# How do you know when you'e found all the critical points? Is there a rule?

For example, for $f\left(x,y\right)=y^3+3x^2y-6x^2-6y^2+2$,

$f_x\left(a,b\right)=$ $6xy-12x$

and

$f_y\left(a,b\right)=$ $3y^2+3x^2-12y$

How many critical points am I looking for? How do I know when I've found them all?

• There are only two critical points. – user122283 May 6 '14 at 23:44
• I assume you meant $f_x(x,y)$ and $f_y(x,y)$? – Hurkyl May 7 '14 at 0:02

$\tag 1 f_x\left(x,y\right)=6xy-12x = 0, f_y\left(x,y\right)= 3y^2+3x^2-12y = 0$

From the first equation we have:

$$6xy-12x = 0 \implies 6x(y - 2) = 0 \implies x = 0, y = 2$$

We now use these in the second:

$$3y^2+3x^2-12y = 0$$

At $x = 0$, we have:

$$3y(y-4) = 0 \implies y = 0, y = 4$$

At $y = 2$, we have:

$$12+3x^2-24 = 0 \implies x^2 = 4 \implies x = \pm~ 2$$

Putting this all together, we have:

$$(x, y) = (0, 0), (0, 4), (-2, 2), (2,2)$$

Thus, we have a total of four critical points.

Note: sometimes things can get squirrely and it helps if you can draw an contour plot for each equation and see the number of intersection points. For example:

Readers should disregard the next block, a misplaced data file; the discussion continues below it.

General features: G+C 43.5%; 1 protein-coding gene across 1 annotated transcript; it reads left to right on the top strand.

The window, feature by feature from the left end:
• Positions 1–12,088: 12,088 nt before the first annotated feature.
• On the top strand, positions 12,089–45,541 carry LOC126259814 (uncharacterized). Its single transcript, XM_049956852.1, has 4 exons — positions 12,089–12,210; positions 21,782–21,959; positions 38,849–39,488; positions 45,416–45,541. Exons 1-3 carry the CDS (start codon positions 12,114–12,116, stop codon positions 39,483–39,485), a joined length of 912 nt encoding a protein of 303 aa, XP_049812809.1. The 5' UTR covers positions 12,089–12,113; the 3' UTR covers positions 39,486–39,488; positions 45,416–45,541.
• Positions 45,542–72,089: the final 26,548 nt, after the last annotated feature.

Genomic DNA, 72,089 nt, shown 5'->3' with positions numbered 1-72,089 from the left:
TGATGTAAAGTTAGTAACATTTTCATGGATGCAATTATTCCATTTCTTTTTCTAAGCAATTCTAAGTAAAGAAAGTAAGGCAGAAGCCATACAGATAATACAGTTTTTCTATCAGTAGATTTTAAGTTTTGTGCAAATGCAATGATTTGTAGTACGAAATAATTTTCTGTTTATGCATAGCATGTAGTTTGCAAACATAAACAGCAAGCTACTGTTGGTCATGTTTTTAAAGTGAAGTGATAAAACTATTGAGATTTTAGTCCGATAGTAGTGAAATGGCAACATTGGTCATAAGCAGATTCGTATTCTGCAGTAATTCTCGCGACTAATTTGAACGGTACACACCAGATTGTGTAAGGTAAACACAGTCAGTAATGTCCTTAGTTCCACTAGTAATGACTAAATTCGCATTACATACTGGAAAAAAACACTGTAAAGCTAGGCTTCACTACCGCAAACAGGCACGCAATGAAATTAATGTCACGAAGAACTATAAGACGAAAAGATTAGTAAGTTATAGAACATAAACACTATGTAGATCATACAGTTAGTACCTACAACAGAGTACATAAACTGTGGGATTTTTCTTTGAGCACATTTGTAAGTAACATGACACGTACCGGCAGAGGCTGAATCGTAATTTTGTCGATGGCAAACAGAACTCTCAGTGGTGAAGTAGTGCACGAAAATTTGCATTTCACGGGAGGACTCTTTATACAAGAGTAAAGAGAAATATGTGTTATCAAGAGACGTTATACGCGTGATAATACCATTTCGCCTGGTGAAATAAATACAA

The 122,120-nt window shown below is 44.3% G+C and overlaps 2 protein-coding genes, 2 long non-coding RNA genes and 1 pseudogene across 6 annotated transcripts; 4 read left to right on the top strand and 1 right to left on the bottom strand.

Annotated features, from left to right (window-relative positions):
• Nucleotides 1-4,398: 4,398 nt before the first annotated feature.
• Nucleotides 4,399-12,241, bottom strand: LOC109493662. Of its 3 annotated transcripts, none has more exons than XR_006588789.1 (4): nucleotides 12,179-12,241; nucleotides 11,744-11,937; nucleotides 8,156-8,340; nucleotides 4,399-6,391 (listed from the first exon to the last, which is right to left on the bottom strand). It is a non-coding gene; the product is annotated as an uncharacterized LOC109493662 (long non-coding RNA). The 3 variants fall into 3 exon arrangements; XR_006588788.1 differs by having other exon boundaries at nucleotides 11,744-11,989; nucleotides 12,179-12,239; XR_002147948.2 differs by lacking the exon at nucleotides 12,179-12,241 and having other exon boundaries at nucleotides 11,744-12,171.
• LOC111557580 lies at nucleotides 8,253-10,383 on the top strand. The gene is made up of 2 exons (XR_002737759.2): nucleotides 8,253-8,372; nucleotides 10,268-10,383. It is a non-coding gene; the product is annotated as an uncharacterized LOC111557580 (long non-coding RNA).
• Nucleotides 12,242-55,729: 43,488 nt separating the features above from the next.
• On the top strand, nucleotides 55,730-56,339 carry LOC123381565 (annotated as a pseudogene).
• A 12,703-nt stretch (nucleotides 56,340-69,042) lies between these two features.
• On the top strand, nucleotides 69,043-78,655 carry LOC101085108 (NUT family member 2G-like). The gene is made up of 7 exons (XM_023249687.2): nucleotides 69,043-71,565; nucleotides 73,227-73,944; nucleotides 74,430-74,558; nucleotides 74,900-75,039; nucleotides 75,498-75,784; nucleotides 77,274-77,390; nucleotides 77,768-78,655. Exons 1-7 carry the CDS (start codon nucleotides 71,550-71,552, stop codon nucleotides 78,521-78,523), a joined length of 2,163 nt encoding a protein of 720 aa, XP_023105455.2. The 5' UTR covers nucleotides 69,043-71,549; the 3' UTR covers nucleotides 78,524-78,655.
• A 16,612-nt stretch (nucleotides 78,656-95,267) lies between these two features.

Finding the critical points of one function, is equivalent to finding the zeroes of another function (its derivative).

There is no general rule for how many zeroes a function can have. $\sin x$ has infinitely many zeroes, while $\sin x+2$ has none.

But for polynomials, there can't be more zeroes than the order of the polynomial.

You first invoke the theorem that tells you, in this case, every critical point is a solution to the system of equations $f_x = 0$ and $f_y = 0$.

Thus, if you find the complete solution to this system of equations, you have all of the critical points.

This is just a matter of high school algebra; the manipulations you've learned for solving problems do not "lose" any of the solutions. So, as long as you don't make mistakes like dividing by $x$ when you don't actually know that $x$ is nonzero, you will find all of the critical points.

However, the manipulations you've learned can create new, "spurious" solutions to the simplified problems that aren't solutions to the original problem. This is why you're supposed to check all of the solutions you find to be sure they really are solutions.